Muslim woman labeled ISIS in Starbucks

A Muslim teenager in the US has criticized coffee giant Starbucks after a barista wrote the word “ISIS” on a drink she ordered. (Social media)
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Updated 08 July 2020

Muslim woman labeled ISIS in Starbucks

  • Aishah was given a drink with the terror group's name at a branch in St. Paul, Minnesota

LONDON: A Muslim teenager in the US has criticized coffee giant Starbucks after a barista wrote the word “ISIS” on a drink she ordered.

ISIS, an acronym for Islamic State of Iraq and Syria, is a common shorthand name in the West for the terrorist group Daesh.

The 19-year-old, identified only as Aishah, was at a branch in St. Paul, Minnesota, when she ordered the drink, saying she had given her name to the server twice.

Aishah said at a press conference on Monday: “The word that was written on the drink is a word that shatters the Muslim reputation all around the world.” 

She added that she had been wearing a hijab at the time, and that when she complained, she had been told the employee “had not heard her name correctly,” and was told she was overreacting.

When she asked to speak to the manager, Aishah said she was told: “What’s the issue? People get their names wrong all the time.”

She was given her drink for free and received a $25 gift card. She has since demanded that the barista and the branch manager lose their jobs.

Jaylani Hussein, spokesman for the Council on American-Islamic Relations, which is representing Aishah, said: “Unfortunately, with Islamophobia, the number one thing Muslims are … discriminatorily identified (as) is terrorists. Using this word for us would be the same as a black man today being (called) the N-word.”

Starbucks said the barista is an employee of US retailer Target, not them. A Target spokesman said the incident was the result of an “unfortunate mistake” and the employee will undergo a training program.

Medical reservists to the rescue as Manila steps up virus battle

Updated 11 August 2020

Medical reservists to the rescue as Manila steps up virus battle

  • 3,000 personnel face call-up amid warnings country is losing COVID-19 war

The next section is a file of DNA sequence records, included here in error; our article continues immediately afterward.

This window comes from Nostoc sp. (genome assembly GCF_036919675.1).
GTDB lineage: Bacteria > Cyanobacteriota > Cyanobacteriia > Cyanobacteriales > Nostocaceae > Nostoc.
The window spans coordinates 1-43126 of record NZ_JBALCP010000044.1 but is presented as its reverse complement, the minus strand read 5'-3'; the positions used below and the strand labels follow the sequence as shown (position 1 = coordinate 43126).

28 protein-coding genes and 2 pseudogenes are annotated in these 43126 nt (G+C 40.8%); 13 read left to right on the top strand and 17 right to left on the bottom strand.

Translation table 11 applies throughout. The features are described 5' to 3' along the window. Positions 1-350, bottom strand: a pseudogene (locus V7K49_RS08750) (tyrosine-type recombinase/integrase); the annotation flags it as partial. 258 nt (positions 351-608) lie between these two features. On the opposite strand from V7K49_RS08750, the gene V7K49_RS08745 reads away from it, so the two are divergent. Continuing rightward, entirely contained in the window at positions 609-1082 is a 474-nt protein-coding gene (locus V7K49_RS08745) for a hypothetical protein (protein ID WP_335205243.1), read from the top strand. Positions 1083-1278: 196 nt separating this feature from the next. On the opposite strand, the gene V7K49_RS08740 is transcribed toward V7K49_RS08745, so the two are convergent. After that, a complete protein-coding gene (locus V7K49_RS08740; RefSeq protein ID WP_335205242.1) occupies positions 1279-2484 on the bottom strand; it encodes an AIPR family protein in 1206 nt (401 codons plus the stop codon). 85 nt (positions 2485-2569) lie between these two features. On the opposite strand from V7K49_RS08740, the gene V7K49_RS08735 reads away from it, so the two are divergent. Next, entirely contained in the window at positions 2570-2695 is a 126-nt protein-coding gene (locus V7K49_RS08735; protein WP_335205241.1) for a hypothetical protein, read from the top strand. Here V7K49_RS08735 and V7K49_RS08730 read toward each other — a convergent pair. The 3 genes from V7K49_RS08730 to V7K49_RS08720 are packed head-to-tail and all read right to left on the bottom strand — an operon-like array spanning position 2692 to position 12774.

MANILA: The Philippines is considering calling up more than 3,000 military medical reservists to help in the battle against the coronavirus pandemic.

The move comes as a rising number of infections threatens to overwhelm the country’s struggling health care system. 

Defense Secretary Delfin Lorenzana said that a list had been drawn up of of 380 doctors and nurses, as well as 3,000 reservists with medical training who can be mobilized to help COVID-19 patients.

In a televised interview, Lorenzana said talks on calling up medical reservists took place at a meeting with President Rodrigo Duterte last week after warnings of a shortage of medical personnel in Manila.

He said the message from medical groups that staff were overwhelmed and exhausted sent a “distress signal to the nation.”

Hospital staff also warned that the country “is waging a losing battle against COVID-19.”

“We have medical reserves. All we have to do is find out where they are now,” Lorenzana said.

“As of last week we were able to get about 380 doctors and nurses, plus about 3,000 other medical personnel, including medical aides and medical technicians,” he added.

If the plan to mobilize medical reservists is pushed through, the defense department will deploy them to help in Manila and other areas with high rates of COVID-19 infection.

The defense secretary said he is confident many of the reservists will respond once they are called to duty.

Asked if the defense department has a timetable for their deployment, Lorenzana said: “We have to process them, but first we will have to get a go signal from the Department of Budget and Management because we need money to mobilize these people. We have to pay their salary and allowances.

“I have directed the Philippines armed forces to estimate how much we money we need,” he said.

Last week Duterte ordered a strict quarantine to be reimposed in capital and surrounding provinces until Aug. 18.

He said this will give the government time to refine its pandemic strategies and offer a “breather” to exhausted front-line workers.

Under the curfew people will be restricted to essential travel and mass transport will be closed.

As of Monday, the Philippines had recorded 129,913 COVID-19 cases, with 67,673 recoveries and 2,270 deaths.